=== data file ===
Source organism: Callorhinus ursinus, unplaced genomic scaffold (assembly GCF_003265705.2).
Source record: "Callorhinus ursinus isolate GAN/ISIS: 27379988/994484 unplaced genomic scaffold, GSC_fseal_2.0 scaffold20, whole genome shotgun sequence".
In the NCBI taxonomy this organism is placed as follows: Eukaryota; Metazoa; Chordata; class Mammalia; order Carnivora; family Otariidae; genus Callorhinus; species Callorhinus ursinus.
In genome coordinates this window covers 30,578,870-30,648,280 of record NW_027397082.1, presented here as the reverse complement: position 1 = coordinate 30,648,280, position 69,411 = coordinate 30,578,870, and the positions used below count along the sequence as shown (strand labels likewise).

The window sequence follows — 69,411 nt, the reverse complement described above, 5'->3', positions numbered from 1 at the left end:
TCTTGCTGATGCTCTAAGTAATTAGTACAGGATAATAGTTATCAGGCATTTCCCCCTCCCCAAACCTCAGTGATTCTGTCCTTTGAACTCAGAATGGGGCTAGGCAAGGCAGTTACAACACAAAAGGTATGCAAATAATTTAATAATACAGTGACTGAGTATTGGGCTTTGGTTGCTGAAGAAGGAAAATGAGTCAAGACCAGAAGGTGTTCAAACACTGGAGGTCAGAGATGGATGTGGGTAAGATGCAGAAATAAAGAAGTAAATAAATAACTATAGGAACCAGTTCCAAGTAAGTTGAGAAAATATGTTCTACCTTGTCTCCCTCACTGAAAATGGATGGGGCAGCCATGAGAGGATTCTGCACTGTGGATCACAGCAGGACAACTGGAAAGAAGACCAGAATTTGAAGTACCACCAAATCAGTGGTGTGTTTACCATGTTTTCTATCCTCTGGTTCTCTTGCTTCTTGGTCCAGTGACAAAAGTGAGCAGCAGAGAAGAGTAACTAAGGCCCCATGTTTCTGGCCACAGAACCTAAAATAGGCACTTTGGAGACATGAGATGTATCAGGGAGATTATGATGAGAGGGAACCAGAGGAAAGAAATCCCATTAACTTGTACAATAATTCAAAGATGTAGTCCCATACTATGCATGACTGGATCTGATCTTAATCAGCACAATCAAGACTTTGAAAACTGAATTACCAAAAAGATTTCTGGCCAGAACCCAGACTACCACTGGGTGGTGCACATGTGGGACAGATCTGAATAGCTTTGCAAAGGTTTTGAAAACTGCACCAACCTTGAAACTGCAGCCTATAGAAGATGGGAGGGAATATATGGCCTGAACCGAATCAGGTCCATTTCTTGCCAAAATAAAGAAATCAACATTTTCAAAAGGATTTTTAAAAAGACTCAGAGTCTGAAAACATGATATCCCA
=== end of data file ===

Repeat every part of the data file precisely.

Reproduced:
Source organism: Callorhinus ursinus, unplaced genomic scaffold (assembly GCF_003265705.2).
Source record: "Callorhinus ursinus isolate GAN/ISIS: 27379988/994484 unplaced genomic scaffold, GSC_fseal_2.0 scaffold20, whole genome shotgun sequence".
In the NCBI taxonomy this organism is placed as follows: Eukaryota; Metazoa; Chordata; class Mammalia; order Carnivora; family Otariidae; genus Callorhinus; species Callorhinus ursinus.
In genome coordinates this window covers 30,578,870-30,648,280 of record NW_027397082.1, presented here as the reverse complement: position 1 = coordinate 30,648,280, position 69,411 = coordinate 30,578,870, and the positions used below count along the sequence as shown (strand labels likewise).

The window sequence follows — 69,411 nt, the reverse complement described above, 5'->3', positions numbered from 1 at the left end:
TCTTGCTGATGCTCTAAGTAATTAGTACAGGATAATAGTTATCAGGCATTTCCCCCTCCCCAAACCTCAGTGATTCTGTCCTTTGAACTCAGAATGGGGCTAGGCAAGGCAGTTACAACACAAAAGGTATGCAAATAATTTAATAATACAGTGACTGAGTATTGGGCTTTGGTTGCTGAAGAAGGAAAATGAGTCAAGACCAGAAGGTGTTCAAACACTGGAGGTCAGAGATGGATGTGGGTAAGATGCAGAAATAAAGAAGTAAATAAATAACTATAGGAACCAGTTCCAAGTAAGTTGAGAAAATATGTTCTACCTTGTCTCCCTCACTGAAAATGGATGGGGCAGCCATGAGAGGATTCTGCACTGTGGATCACAGCAGGACAACTGGAAAGAAGACCAGAATTTGAAGTACCACCAAATCAGTGGTGTGTTTACCATGTTTTCTATCCTCTGGTTCTCTTGCTTCTTGGTCCAGTGACAAAAGTGAGCAGCAGAGAAGAGTAACTAAGGCCCCATGTTTCTGGCCACAGAACCTAAAATAGGCACTTTGGAGACATGAGATGTATCAGGGAGATTATGATGAGAGGGAACCAGAGGAAAGAAATCCCATTAACTTGTACAATAATTCAAAGATGTAGTCCCATACTATGCATGACTGGATCTGATCTTAATCAGCACAATCAAGACTTTGAAAACTGAATTACCAAAAAGATTTCTGGCCAGAACCCAGACTACCACTGGGTGGTGCACATGTGGGACAGATCTGAATAGCTTTGCAAAGGTTTTGAAAACTGCACCAACCTTGAAACTGCAGCCTATAGAAGATGGGAGGGAATATATGGCCTGAACCGAATCAGGTCCATTTCTTGCCAAAATAAAGAAATCAACATTTTCAAAAGGATTTTTAAAAAGACTCAGAGTCTGAAAACATGATATCCCA